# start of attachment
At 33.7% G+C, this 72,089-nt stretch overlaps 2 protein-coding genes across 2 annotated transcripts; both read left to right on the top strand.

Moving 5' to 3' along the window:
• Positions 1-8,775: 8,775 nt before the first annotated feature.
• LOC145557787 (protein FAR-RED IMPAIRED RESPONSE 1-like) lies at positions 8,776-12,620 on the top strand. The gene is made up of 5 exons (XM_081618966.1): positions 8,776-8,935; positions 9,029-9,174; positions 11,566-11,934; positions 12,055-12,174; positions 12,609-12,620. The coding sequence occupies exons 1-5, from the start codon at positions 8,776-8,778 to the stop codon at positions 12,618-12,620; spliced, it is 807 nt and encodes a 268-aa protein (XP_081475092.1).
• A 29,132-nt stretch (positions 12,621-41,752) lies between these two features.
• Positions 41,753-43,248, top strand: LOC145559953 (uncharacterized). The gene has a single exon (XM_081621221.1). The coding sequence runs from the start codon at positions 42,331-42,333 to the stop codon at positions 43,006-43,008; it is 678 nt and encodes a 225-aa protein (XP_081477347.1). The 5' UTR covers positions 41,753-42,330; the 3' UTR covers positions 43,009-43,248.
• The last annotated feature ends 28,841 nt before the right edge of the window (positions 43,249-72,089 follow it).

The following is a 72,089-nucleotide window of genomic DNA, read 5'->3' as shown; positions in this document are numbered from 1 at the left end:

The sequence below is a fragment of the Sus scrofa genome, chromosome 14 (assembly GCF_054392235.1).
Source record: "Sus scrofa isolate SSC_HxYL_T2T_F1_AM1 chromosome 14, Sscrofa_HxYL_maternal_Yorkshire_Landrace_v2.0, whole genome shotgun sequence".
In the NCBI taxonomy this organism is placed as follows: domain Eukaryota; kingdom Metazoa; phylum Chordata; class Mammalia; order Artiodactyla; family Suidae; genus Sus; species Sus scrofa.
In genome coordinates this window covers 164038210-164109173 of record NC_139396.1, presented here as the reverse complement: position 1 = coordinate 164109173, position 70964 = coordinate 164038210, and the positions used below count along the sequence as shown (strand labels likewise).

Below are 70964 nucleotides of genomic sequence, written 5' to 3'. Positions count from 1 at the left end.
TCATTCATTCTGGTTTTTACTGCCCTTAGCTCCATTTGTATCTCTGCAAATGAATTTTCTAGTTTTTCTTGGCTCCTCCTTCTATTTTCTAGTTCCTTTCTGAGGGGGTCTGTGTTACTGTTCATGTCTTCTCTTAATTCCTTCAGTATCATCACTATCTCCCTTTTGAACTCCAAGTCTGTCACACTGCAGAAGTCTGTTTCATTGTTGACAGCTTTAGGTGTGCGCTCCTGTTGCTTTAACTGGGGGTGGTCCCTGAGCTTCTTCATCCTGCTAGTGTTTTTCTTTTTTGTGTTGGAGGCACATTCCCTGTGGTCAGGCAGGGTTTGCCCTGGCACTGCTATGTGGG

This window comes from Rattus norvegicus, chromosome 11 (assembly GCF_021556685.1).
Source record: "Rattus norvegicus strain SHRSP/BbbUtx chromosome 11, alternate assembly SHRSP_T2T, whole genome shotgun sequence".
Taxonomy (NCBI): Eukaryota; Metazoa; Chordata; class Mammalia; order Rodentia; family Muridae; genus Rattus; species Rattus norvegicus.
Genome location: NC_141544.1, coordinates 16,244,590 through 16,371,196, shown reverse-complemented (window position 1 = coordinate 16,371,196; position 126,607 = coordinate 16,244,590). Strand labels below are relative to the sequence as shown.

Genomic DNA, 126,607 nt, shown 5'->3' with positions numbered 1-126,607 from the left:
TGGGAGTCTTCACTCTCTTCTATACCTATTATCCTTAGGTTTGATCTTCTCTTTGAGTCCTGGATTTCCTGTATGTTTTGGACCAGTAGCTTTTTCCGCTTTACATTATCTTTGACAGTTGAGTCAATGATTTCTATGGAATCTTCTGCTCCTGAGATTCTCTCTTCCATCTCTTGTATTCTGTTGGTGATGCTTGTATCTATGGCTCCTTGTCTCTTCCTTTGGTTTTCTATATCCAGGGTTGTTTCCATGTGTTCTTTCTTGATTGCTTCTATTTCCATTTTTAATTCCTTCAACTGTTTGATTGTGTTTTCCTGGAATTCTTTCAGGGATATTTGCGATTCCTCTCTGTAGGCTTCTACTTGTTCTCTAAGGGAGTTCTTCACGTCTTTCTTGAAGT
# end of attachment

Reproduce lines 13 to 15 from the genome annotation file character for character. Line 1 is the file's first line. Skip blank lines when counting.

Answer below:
Below are 70964 nucleotides of genomic sequence, written 5' to 3'. Positions count from 1 at the left end.
TCATTCATTCTGGTTTTTACTGCCCTTAGCTCCATTTGTATCTCTGCAAATGAATTTTCTAGTTTTTCTTGGCTCCTCCTTCTATTTTCTAGTTCCTTTCTGAGGGGGTCTGTGTTACTGTTCATGTCTTCTCTTAATTCCTTCAGTATCATCACTATCTCCCTTTTGAACTCCAAGTCTGTCACACTGCAGAAGTCTGTTTCATTGTTGACAGCTTTAGGTGTGCGCTCCTGTTGCTTTAACTGGGGGTGGTCCCTGAGCTTCTTCATCCTGCTAGTGTTTTTCTTTTTTGTGTTGGAGGCACATTCCCTGTGGTCAGGCAGGGTTTGCCCTGGCACTGCTATGTGGG

This window comes from Rattus norvegicus, chromosome 11 (assembly GCF_021556685.1).